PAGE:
Runners Are Bad! Dogs are Good!

IRONMAN LOUISVILLE 2020 TRAINING

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WEEK 6 – APRIL 20 > APRIL 26, 2020

IRONMAN TRAINING IN THE TIME OF PANDEMIC – PART VI

Keeping in step with my new motto from last week, I gave myself a day to think about what to write today.  My personal desire was to have a somewhat angry counterpoint to a few articles in the Chicago Tribune this past week or two shaming runners for their behavior during the coronavirus outbreak.  (If you want to read them, I posted some links at the bottom of this post.)  But I have decided to address them and then move on.

In essence, the beef with runners is that we are not following the social distancing rules in the minds of those that have swarmed to the places we run to take up space where we had plenty of room to exercise before.  When the stay-at-home mandate took effect, we were told that we could go outside and exercise but only if we maintained social distancing.  So what did non-exercisers do?  They came in droves to the trails with their families and pets.  The almost immediate effect of all those people now joining the regulars on the bike and running paths resulted in the complete shutdown of some of those places.  Thanks to the non-regulars, we regular users of the paths were forced off.

I read another article about rats starting to move away from their normal hangouts behind restaurants and groceries where dumpsters normally overflow with tossed food scraps in search of food that is no longer being tossed.  Funny how animal behavior changes when they are fighting to survive.  And just like the rats, runners had to find other places to run since the non-runners ruined our ability to exercise away from the busy streets and sidewalks.  And now they don’t like us anywhere.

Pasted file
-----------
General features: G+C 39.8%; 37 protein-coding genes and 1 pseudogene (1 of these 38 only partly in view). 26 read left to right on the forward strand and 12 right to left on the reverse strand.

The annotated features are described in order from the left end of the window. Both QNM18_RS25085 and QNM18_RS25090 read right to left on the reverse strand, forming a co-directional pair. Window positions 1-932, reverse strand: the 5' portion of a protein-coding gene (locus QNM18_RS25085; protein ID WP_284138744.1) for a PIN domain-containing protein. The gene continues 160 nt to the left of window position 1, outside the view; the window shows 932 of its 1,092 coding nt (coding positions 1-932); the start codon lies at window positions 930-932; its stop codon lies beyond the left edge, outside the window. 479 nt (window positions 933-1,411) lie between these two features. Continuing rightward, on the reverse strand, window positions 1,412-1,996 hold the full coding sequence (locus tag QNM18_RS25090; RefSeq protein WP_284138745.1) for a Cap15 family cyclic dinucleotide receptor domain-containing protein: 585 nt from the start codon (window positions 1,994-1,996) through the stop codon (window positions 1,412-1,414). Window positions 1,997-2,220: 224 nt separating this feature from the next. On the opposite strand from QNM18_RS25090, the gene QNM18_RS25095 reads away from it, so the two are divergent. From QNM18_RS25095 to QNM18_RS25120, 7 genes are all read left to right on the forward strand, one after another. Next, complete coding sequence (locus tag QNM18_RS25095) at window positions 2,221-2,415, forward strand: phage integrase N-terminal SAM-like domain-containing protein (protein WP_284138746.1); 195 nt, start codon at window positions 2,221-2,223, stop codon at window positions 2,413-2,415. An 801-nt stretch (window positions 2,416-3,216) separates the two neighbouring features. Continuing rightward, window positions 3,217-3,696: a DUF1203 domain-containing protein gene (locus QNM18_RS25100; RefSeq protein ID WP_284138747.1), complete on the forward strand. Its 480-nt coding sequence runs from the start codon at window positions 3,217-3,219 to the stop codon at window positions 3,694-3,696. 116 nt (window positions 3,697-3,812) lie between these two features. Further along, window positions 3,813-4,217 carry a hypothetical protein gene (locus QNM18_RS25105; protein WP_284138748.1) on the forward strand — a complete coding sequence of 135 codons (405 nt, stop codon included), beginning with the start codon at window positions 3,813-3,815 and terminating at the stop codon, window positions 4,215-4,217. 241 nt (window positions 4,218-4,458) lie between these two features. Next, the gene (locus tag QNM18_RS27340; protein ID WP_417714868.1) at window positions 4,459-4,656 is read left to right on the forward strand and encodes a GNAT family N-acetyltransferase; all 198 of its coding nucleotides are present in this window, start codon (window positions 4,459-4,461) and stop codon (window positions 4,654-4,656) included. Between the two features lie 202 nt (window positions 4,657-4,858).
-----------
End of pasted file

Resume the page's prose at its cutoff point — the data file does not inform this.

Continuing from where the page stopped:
When did we runners become villains?  For the most part, we are some of the most healthy people on the planet.  We run for charities, raising millions of dollars for worthy causes.  We support new runners attempting to reach their running goals.  Many of the running and cycling clothing companies have switched their focus to making masks for healthcare workers and frontline personnel.  Some runners and cyclists even do their activity as a way to commute to and from work, helping reduce the impact of driving on the environment.  For the most part, we are good, upstanding citizens.

Maybe it’s envy.  I get that from time to time.  Because I enjoy running or biking mile after mile and they don’t, they want to make sure that they think it is a dumb endeavor.  “That’s crazy.”  “I wouldn’t even want to drive that far.”  “What’s wrong with you?”  “Run, Forrest, run!”  (That’s a put-down, not a cheer most of the time.)

Who knows really why there’s a division being drawn?  I certainly don’t know.  I think people just like to bitch about stuff.  What I do know is that I’m not going to let some non-regulars keep me from doing my activity.